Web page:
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Ellen Roche and Justin Solomon named Edgerton Award winners

The award recognizes exceptional distinction in teaching, research, and service at MIT.
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Side by side photos of Ellen Roche posing on an indoor stairway, and Justin Solomon posing in front of an office whiteboard
Ellen Roche (left) and Justin Solomon
Photos: M. Scott Brauer (Roche) and Lillie Paquette (Solomon)

MIT associate professors Ellen Roche of the Department of Mechanical Engineering (MechE) and Justin Solomon of the Department of Electrical Engineering and Computer Science (EECS) have been named the 2023 winners of MIT’s annual Harold E. Edgerton Faculty Achievement Award.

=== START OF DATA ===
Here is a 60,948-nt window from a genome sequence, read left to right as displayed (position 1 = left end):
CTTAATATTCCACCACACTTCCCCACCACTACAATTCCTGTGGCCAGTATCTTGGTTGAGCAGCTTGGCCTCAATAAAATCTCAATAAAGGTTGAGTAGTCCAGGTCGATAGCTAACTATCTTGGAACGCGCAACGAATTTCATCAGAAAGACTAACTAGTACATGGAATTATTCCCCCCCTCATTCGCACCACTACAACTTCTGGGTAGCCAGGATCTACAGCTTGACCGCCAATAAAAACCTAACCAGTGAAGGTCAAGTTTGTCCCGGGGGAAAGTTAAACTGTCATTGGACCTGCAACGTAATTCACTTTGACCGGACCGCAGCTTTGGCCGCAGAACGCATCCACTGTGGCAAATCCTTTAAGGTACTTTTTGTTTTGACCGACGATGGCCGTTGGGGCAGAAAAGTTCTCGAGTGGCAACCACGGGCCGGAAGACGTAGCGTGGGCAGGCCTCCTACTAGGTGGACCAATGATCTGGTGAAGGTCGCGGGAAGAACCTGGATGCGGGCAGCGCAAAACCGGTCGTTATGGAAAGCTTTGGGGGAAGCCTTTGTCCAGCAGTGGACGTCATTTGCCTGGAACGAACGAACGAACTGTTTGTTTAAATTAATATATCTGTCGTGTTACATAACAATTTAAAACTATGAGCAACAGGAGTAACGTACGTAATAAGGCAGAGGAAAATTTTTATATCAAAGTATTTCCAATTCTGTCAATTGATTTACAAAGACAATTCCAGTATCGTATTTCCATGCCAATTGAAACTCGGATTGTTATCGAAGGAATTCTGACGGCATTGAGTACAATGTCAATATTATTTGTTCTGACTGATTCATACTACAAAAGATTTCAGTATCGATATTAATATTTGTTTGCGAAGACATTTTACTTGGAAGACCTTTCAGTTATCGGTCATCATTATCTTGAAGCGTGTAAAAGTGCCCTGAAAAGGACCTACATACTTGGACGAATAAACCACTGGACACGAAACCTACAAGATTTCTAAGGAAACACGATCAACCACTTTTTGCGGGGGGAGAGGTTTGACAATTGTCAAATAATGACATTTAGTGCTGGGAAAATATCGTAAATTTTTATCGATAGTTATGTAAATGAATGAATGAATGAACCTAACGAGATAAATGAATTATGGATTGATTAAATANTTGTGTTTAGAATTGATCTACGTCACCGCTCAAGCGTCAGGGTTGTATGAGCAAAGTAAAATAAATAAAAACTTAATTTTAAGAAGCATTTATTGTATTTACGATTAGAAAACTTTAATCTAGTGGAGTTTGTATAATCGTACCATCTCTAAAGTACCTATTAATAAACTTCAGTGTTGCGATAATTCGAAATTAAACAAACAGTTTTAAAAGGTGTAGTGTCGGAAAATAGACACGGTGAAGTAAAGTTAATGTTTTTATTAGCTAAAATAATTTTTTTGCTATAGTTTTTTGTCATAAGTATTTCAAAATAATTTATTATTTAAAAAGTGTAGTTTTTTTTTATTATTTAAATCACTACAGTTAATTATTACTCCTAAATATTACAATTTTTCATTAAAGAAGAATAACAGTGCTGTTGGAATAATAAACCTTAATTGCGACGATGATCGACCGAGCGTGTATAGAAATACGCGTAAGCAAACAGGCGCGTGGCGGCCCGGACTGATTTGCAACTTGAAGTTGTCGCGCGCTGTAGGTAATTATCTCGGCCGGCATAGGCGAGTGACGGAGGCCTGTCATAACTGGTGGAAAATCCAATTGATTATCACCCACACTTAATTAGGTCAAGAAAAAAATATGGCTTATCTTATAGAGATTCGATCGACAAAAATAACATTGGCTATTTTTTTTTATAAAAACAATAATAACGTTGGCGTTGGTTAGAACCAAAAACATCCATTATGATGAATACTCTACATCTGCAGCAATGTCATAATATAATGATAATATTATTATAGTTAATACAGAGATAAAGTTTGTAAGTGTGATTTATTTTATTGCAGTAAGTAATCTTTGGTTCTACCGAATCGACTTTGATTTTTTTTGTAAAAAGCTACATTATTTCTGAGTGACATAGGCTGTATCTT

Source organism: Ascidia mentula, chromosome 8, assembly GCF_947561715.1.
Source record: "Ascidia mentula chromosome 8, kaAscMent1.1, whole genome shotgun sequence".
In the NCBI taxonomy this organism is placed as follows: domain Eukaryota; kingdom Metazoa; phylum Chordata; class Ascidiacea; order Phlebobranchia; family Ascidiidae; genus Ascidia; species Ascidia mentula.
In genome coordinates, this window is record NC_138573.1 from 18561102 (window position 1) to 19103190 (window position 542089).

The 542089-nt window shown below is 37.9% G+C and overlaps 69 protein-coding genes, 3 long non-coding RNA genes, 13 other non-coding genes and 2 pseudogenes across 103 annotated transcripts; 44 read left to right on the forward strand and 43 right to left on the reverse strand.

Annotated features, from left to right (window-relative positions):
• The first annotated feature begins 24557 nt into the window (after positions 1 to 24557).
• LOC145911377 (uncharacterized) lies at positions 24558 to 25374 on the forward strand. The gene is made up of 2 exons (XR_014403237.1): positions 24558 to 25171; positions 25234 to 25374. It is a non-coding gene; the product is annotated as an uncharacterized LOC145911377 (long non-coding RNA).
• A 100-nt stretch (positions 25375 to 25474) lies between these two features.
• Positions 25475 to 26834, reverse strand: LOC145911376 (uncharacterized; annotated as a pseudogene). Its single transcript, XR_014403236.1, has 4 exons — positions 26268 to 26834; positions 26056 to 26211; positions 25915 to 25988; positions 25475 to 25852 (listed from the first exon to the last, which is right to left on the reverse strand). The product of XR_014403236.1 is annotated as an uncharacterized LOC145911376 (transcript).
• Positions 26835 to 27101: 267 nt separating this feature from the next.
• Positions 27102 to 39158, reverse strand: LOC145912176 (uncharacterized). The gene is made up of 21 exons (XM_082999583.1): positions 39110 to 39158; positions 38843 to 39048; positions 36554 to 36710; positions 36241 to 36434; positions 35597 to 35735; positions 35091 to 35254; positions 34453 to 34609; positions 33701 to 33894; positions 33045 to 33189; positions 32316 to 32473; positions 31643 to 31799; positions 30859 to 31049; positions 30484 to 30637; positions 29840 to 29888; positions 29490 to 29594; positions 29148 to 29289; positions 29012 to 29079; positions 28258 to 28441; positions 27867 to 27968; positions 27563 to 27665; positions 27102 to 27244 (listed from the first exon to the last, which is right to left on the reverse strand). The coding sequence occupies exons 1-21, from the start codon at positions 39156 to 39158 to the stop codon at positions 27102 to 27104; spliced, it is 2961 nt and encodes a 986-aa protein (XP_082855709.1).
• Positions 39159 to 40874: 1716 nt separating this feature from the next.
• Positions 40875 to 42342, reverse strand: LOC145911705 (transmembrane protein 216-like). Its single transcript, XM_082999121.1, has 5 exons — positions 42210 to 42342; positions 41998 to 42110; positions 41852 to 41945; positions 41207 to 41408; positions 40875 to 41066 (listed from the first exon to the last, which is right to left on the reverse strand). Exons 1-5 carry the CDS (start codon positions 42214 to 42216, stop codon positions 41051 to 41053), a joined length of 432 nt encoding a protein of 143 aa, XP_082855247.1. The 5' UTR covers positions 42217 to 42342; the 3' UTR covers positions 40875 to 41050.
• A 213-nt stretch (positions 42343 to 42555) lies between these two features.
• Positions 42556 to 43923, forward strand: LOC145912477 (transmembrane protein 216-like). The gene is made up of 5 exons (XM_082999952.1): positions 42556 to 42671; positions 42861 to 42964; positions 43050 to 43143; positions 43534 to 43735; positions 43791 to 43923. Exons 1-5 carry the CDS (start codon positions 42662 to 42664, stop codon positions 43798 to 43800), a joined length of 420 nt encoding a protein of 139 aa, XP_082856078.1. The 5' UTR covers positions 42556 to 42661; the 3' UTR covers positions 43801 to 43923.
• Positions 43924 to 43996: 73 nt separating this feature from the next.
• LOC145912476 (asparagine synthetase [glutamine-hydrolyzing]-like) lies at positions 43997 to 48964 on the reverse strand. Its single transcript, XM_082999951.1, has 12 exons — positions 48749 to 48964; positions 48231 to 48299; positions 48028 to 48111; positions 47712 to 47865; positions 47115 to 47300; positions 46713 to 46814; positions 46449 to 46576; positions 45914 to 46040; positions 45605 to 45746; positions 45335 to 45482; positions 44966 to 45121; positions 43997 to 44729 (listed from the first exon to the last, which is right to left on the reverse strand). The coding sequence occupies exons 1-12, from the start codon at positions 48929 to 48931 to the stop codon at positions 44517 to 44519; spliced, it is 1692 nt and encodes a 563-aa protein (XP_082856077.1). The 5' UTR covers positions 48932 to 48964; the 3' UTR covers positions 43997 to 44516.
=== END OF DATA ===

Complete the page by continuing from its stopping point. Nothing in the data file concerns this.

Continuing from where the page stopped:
Established in fall 1982, the award exists as a permanent tribute to the late Institute Professor Emeritus Harold E. Edgerton for his great and enduring support for younger faculty members over the years. The purpose of the award is to recognize exceptional distinction in teaching, in research, and in service.

Ellen Roche, the Latham Family Career Development Professor in Mechanical Engineering (MechE) and the Institute for Medical Engineering Science (IMES), also directs the Therapeutic Technology Design and Development Lab (TTDD) at MIT. Since the creation of the TTDD Lab, she has explored the intersection of mechanical and biological assist devices and therapy delivery and made pioneering contributions in biomechanics, medical device design, soft robotics and materials, and bioengineering design and modeling.